1931 was a pivotal year for the Lincoln Motor Company as it marked the introduction of the critically important Model K. The outgoing Model L had been a mainstay of the marque for many years, though it was clear that it had reached the end of its development in an increasingly competitive luxury car market. With a new chassis, fresh new styling and a revised V8 engine, the Model K would lead Lincoln into the new era, and it would serve as Ford Motor Company’s proud flagship throughout the 1930s. Setting the Model K apart from its predecessor was fresh and handsome new styling that featured graceful, flowing fenders and a peaked radiator grille. The styling was understated, crisp and elegant and would set the trend for Lincoln styling for the next decade. The new 145-inch wheelbase chassis was stronger than before and gave the Lincoln K a low-slung and modern appearance. As before, the finest American coachbuilders, including Judkins, Dietrich and Brunn offered their services which supplemented a range of factory-catalog body offerings. Mechanically, the 1931 Model K was somewhat of an interim model, in that it retained the 384.8 cubic inch V8 engine developed in the Model L, but featuring a number of changes to improve reliability and output. The crank was updated with five main bearings, a new Stromberg downdraft carburetor fitted and a mechanical fuel pump replaced the old vacuum system. The revised, high-compression engine would produce a very useful 120 horsepower and give the new Lincoln the performance it needed to keep up with the competition. After 1931, the K-series was split into two ranges, the V8 powered, KA and V12 powered KB. V8 KA-series cars reverted back to the shorter 136” inch wheelbase to distinguish them from their more expensive counterparts. This makes the 1931 models unique as they are the only V8 powered K-series to be built on the elegant long-wheelbase chassis. With the beautifully engineered Model K, Lincoln had fully established itself as a worthy competitor to the likes of Packard, Cadillac and Pierce-Arrow. This handsome 1931 Lincoln Model K wears elegant 3-window Town Sedan coachwork; style 204-B from Lincoln’s factory body catalog. Finished in understated dark green with black trim and gold coach stripes, this Model K is an attractive and well-sorted example that drives beautifully and is ideally suited for touring and regular enjoyment on the road. According to the previous owner, the car was lightly restored in about 2000, when it was stripped and repainted in the attractive dark green acrylic enamel it wears today. The paintwork has been very well maintained since, remaining glossy with straight body panels and pleasing, honest quality. At the time of the repaint, the bumpers were restored and replated, while the rest of the brightwork is a mix of good quality original and older restored parts. Accessories include dual sidemount spare wheels with chrome mirrors, a trunk rack with a period appropriate trunk, and body color wire wheels fitted with Firestone whitewall tires. A particular highlight of this car is the exquisite interior, which was restored in 2011 at a significant cost by Addison Auto Interiors. Trimmed in lovely tan broadcloth with subtly contrasting brown piping, the seats show virtually no use, with matching tan carpets in similarly fine order. Rear occupants are treated to luxurious accommodations and abundant leg room. A pair of foot rests is trimmed to match the carpet, and a full complement of roller shades are fitted to the rear windows as original. When new, the Town Sedan would likely have been owner-driven rather than chauffeur driven, so the driver gets equal amounts of luxury up front, again with beautiful broadcloth upholstery and an elegant dash fitted a full array of instruments including a drum-type speedometer and a Seth Thomas clock. In addition, the lack of a divider window allows for more legroom up front and greater driver comfort. Coinciding with the restoration of the upholstery, the extensive interior nickel fittings and hardware were replated. The big 384.8 cubic inch L-head V8 fires up easily and runs beautifully, sending power through a three speed gearbox with synchronized 2nd and 3rd gears and a freewheeling clutch. Subject to an extensive rebuild by respected expert Mike Grunewald in 2012, the engine benefits from new heads and pistons as well as a restored fuel system. It is a joy to drive; the powerful V8 running in virtual silence and the gearbox operation feeling slick and composed. Engine compartment cosmetics are quite strong; the V8 detailed with correct black enamel heads, bright alloy crank case and original-type fittings, hardware and ancillaries. It shows only limited use and remains very clean, with only some minor cracking evident in the porcelain manifold, but is otherwise very tidy and correct. This handsome Lincoln K combines elegant Classic Era styling with effortless driving characteristics and a very well-preserved restoration. It is an approved CCCA Full Classic, ideally suited for CARavan touring or similar driving events. The most recent owners have maintained the car in top mechanical condition and have enjoyed it on numerous Illinois Region tours, and happily report it to be a wonderful driving car. Along with touring, it was shown at the Concours d’Elegance of the Americas at St. Johns in 2013. The approachable, easy-driving nature also makes it a fine choice for casual family ice cream runs and relaxed cruising on your favorite roads. Finely finished and thoroughly enjoyable, this grand and elegant Lincoln Town Sedan is sure to please its next keeper.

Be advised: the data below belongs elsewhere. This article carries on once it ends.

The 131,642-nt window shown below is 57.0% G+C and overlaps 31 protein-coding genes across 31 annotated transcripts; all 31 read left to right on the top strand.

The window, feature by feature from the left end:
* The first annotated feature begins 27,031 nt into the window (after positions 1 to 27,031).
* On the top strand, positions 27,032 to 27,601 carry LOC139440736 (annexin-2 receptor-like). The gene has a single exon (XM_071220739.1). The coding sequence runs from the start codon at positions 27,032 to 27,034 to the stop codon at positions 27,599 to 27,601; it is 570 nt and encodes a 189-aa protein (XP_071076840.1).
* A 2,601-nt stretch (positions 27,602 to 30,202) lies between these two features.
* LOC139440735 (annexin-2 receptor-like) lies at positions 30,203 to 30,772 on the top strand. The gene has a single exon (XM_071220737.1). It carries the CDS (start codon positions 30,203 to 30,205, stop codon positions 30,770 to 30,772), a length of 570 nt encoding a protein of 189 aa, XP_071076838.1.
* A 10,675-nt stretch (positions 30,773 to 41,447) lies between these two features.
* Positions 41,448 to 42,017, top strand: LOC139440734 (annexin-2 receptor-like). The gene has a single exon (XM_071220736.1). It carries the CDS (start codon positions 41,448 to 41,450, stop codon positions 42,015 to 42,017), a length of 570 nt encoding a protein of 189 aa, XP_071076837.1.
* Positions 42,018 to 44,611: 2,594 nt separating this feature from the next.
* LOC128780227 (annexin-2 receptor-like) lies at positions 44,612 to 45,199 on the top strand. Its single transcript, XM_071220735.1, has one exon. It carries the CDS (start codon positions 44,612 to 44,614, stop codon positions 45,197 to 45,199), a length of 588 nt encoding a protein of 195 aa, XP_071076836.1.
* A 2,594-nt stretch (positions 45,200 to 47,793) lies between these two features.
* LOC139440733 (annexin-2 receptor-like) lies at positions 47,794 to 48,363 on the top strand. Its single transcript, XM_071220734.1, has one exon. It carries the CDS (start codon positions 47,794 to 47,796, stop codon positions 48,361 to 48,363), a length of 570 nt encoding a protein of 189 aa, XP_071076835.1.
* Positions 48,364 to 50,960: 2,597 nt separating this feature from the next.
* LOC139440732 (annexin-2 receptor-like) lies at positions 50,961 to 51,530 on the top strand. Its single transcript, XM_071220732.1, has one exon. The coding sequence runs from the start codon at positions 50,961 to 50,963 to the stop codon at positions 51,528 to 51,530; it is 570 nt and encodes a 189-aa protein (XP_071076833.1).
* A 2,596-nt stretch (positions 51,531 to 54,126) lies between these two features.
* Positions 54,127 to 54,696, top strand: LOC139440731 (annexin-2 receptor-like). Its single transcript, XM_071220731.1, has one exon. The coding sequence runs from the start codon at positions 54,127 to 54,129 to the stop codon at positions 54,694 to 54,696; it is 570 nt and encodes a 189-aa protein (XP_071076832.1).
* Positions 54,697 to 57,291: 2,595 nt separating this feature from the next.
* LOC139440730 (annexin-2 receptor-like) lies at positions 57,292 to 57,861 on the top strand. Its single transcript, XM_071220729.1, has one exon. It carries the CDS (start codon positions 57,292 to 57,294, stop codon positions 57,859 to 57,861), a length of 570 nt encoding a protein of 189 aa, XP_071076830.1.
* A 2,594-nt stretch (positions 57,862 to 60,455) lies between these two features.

VEHICLE DESCRIPTION: Car built in 2000, italian registration and delivery in 2001. It was always been used for events and weddings. TERMS AND CONDITIONs OF SALE We do not have the possibility to constantly update our prices and ads so it is possible that the selling price displayed may be changed. It is the burden of the buyer to verify all information, datas and inspect the vehicle before proceeding to purchase. We are able to supply any kind of documentation upon request. For further information we are at your disposal please contact us at +39 030/2411531 , mail to email@example.com Visit our webpage www.luzzago.com TIPS We are able to delivery your purchase straight to you. Contact us for quote to your address. (also shipping too EU and Extra EU community)